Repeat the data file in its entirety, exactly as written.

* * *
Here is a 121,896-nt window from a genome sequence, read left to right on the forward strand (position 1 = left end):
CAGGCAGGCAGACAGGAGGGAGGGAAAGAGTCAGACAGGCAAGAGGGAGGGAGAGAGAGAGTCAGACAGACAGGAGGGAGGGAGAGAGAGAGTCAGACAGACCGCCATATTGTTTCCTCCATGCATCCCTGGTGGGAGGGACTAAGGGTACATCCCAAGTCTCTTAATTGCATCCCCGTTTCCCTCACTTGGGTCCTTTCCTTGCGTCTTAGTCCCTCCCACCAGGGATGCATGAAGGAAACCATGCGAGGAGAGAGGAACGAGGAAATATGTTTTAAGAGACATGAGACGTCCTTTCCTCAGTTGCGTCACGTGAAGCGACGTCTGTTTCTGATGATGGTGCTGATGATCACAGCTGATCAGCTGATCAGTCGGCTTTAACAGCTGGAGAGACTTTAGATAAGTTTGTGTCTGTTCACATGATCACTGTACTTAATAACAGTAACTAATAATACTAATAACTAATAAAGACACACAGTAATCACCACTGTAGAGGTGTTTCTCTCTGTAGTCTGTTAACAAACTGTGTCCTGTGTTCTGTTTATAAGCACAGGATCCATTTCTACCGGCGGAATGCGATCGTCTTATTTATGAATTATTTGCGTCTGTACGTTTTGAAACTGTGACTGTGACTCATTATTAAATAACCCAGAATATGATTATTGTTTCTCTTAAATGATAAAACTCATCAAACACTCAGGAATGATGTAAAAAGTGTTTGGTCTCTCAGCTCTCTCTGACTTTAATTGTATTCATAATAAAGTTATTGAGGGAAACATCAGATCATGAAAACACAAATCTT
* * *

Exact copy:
Here is a 121,896-nt window from a genome sequence, read left to right on the forward strand (position 1 = left end):
CAGGCAGGCAGACAGGAGGGAGGGAAAGAGTCAGACAGGCAAGAGGGAGGGAGAGAGAGAGTCAGACAGACAGGAGGGAGGGAGAGAGAGAGTCAGACAGACCGCCATATTGTTTCCTCCATGCATCCCTGGTGGGAGGGACTAAGGGTACATCCCAAGTCTCTTAATTGCATCCCCGTTTCCCTCACTTGGGTCCTTTCCTTGCGTCTTAGTCCCTCCCACCAGGGATGCATGAAGGAAACCATGCGAGGAGAGAGGAACGAGGAAATATGTTTTAAGAGACATGAGACGTCCTTTCCTCAGTTGCGTCACGTGAAGCGACGTCTGTTTCTGATGATGGTGCTGATGATCACAGCTGATCAGCTGATCAGTCGGCTTTAACAGCTGGAGAGACTTTAGATAAGTTTGTGTCTGTTCACATGATCACTGTACTTAATAACAGTAACTAATAATACTAATAACTAATAAAGACACACAGTAATCACCACTGTAGAGGTGTTTCTCTCTGTAGTCTGTTAACAAACTGTGTCCTGTGTTCTGTTTATAAGCACAGGATCCATTTCTACCGGCGGAATGCGATCGTCTTATTTATGAATTATTTGCGTCTGTACGTTTTGAAACTGTGACTGTGACTCATTATTAAATAACCCAGAATATGATTATTGTTTCTCTTAAATGATAAAACTCATCAAACACTCAGGAATGATGTAAAAAGTGTTTGGTCTCTCAGCTCTCTCTGACTTTAATTGTATTCATAATAAAGTTATTGAGGGAAACATCAGATCATGAAAACACAAATCTT